There are a number of ways you might describe this past year for the private equity industry. 2015 was marked by massive fundraisings, record exits and distributions to LPs. The industry also faced significant challenges in terms of soaring asset prices, changing credit market conditions and public controversy over fees, taxes and transparency.
Moving into 2016, here are five key areas we expect to shape the asset class:
1. The mountain of dry powder will grow
Dry powder rose 23 percent to an eye-popping $1.3 trillion during the first three quarters of 2015, according to placement firm Triago. There are differing figures out there, but no denying the mountain of unspent private equity capital is substantial, with some of the industry’s largest alternatives managers having built up significant war chests – Blackstone, Apollo and Oaktree come to mind, which are sitting on $85 billion, $27.5 billion and $20 billion, respectively – and near-record fundraising levels showing no sign of abatement. How quickly that capital is deployed and on what remains to be seen. Should entry levels remain high, our sources say platforms, add-ons and corporate carve-outs are likely to take the lion’s share of investment as GPs avoid high-profile auctions and take-privates. But if rising interest rates depress public market valuations, as Carlyle’s David Rubenstein has suggested could happen, “prices are less expensive and it’s easier to buy things”.
2. The LP base and GP product mix will keep evolving
More than 87 percent of investors expect their allocation to the asset class to either remain the same or increase over the next two years, according to our latest LP Perspectives survey. But that doesn’t mean it’s all status quo. New institutions, notably Japanese pension funds, are eyeing the asset class for the first time, while some established investors like sovereign wealth funds, Canadian pensions and family offices have been sharpening their focus on direct investments. Meanwhile, LPs with mature portfolios are also reducing the number of relationships on their books and investing larger sums with preferred GPs. Alternatives managers are expected to increasingly offer co-investments, separate accounts and hybrid fund structures that blur the lines between asset classes for their largest LPs, while also developing products that appeal to retail investors and respond to a shift by one of the industry’s prime funding sources – US public pensions – towards defined contribution benefit models.
3. Fund terms won’t be one-size-fits-all
Record cashflows back to investors in the last two years have made for a fantastic fundraising environment as LPs seek to put that capital back to work. With the ball remaining in top-performing GPs’ court, expect many more funds, large and small, to follow the lead of industry giants such as Bain Capital, EQT and Advent International in introducing new twists to standard Ts&Cs. Hurdle rates, key-person and no-fault divorce clauses, waterfall arrangements, fees, fund life and investment period lengths are among the terms where market sources expect to see continued variation and experimentation.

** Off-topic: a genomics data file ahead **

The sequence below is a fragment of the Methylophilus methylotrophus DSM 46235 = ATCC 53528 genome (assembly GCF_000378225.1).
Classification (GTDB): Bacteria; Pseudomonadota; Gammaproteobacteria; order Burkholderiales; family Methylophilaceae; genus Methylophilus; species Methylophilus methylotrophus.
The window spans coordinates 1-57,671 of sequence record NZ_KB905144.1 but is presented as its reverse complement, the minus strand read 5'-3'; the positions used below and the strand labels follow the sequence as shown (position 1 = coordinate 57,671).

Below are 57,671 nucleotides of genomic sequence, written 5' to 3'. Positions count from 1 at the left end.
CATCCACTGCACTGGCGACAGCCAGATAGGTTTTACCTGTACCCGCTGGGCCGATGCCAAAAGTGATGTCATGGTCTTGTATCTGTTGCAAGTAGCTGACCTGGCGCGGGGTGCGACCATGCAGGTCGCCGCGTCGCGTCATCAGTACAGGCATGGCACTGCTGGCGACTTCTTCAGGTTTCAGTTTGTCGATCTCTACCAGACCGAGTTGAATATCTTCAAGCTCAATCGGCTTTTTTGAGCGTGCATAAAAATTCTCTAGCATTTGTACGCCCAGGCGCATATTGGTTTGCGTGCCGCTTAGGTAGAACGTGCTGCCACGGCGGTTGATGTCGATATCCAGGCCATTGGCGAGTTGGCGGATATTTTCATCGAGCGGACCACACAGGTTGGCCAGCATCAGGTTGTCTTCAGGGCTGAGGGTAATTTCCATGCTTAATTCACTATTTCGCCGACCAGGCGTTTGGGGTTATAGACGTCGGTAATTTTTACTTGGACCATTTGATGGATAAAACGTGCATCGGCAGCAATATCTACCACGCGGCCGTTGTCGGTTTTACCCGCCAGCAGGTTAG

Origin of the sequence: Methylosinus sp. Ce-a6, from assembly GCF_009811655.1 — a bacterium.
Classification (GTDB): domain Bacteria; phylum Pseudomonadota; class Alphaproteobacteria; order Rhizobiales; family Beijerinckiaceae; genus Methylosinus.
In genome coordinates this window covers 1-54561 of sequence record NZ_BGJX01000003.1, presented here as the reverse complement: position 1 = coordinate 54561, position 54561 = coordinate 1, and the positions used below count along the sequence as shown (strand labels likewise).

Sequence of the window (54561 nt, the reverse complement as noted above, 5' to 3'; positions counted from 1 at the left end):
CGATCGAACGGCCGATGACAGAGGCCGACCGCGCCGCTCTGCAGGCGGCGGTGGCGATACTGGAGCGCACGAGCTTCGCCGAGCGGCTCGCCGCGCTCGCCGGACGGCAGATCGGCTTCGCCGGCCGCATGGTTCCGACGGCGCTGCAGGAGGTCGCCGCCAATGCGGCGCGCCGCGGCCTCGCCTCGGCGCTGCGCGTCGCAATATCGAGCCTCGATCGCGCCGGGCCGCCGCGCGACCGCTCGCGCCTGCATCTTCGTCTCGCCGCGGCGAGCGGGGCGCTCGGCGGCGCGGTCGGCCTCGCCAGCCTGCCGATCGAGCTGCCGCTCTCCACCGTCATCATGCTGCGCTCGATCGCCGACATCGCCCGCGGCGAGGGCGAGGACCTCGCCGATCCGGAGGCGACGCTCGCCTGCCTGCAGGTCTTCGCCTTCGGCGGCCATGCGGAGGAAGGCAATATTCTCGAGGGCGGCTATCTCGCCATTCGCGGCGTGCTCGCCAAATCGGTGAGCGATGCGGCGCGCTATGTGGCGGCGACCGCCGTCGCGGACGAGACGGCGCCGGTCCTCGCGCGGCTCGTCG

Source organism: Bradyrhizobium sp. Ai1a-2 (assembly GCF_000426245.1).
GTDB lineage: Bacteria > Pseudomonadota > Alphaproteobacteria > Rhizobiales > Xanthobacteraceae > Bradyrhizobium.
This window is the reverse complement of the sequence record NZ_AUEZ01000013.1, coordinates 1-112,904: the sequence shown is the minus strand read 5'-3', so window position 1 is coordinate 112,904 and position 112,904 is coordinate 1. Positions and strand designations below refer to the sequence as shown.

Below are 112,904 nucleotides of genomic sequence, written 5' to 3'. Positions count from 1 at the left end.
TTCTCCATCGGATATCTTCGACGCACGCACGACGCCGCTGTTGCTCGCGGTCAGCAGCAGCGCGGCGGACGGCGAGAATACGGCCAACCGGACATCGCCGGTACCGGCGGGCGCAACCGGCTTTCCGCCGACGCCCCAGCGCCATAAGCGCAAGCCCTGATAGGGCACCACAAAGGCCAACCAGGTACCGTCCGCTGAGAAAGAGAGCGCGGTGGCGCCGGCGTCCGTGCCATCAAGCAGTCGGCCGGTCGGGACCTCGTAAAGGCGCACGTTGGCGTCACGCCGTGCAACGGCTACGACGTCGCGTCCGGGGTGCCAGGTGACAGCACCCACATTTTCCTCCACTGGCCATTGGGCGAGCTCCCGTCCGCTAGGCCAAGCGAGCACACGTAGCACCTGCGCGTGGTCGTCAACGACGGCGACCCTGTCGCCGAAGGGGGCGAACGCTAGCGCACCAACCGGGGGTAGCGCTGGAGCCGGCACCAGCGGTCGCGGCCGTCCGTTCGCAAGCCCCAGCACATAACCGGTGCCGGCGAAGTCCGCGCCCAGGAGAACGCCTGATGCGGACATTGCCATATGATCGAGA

4. Fees will remain in the spotlight
As the California Public Employees Retirement System would tell you, private equity fees have been a hot topic in 2015 and we don’t see that changing anytime soon. As transparency and reporting standards evolve, the SEC steps up its enforcement action on fee-related issues, and the US presidential election stirs debate around carry tax, the public (and mainstream media) will increasingly be exposed to private equity-related stats and information that, as CalPERS’ recent experience demonstrates, can easily be misunderstood or misconstrued. Regulators, the media and the private equity industry itself are also likely to delve deeper into issues that haven’t yet hit headlines, such as fees on committed versus invested capital. And, as sister publication pfm noted recently, expect some related PR battles ahead.
5. Funds of funds will have a revival
Industry insiders have been tolling the bell for funds of funds for years, but these managers have a vital role to play in the market, and never more so than today. Funds of funds are uniquely placed to help large LPs resolve the dichotomy between manager consolidation and the need to write ever larger cheques, and their desire to take advantage of smaller and more niche managers. They’re also a trusty guide for virgin investors and those exploring emerging and frontier markets for the first time. And, many sources say, funds of funds are arguably best placed to respond to those aforementioned shifts in pension models. Yes, many have and will fall by the wayside, but those that have successfully adapted their models and fees will continue to flourish and offer investors a meaningful alternative.
One thing is certain: the industry is maturing, overcoming challenges and changes only to face new ones. What do private equity insiders make of the year ahead? We’ll share their thoughts and predictions in our ‘Outlook 2016’ series, which will be published on our website throughout the holiday break.
As this is our last ‘Friday Letter’ of the year, with our newsroom winding down on the 24th, we’ll sign off with best wishes for the year ahead.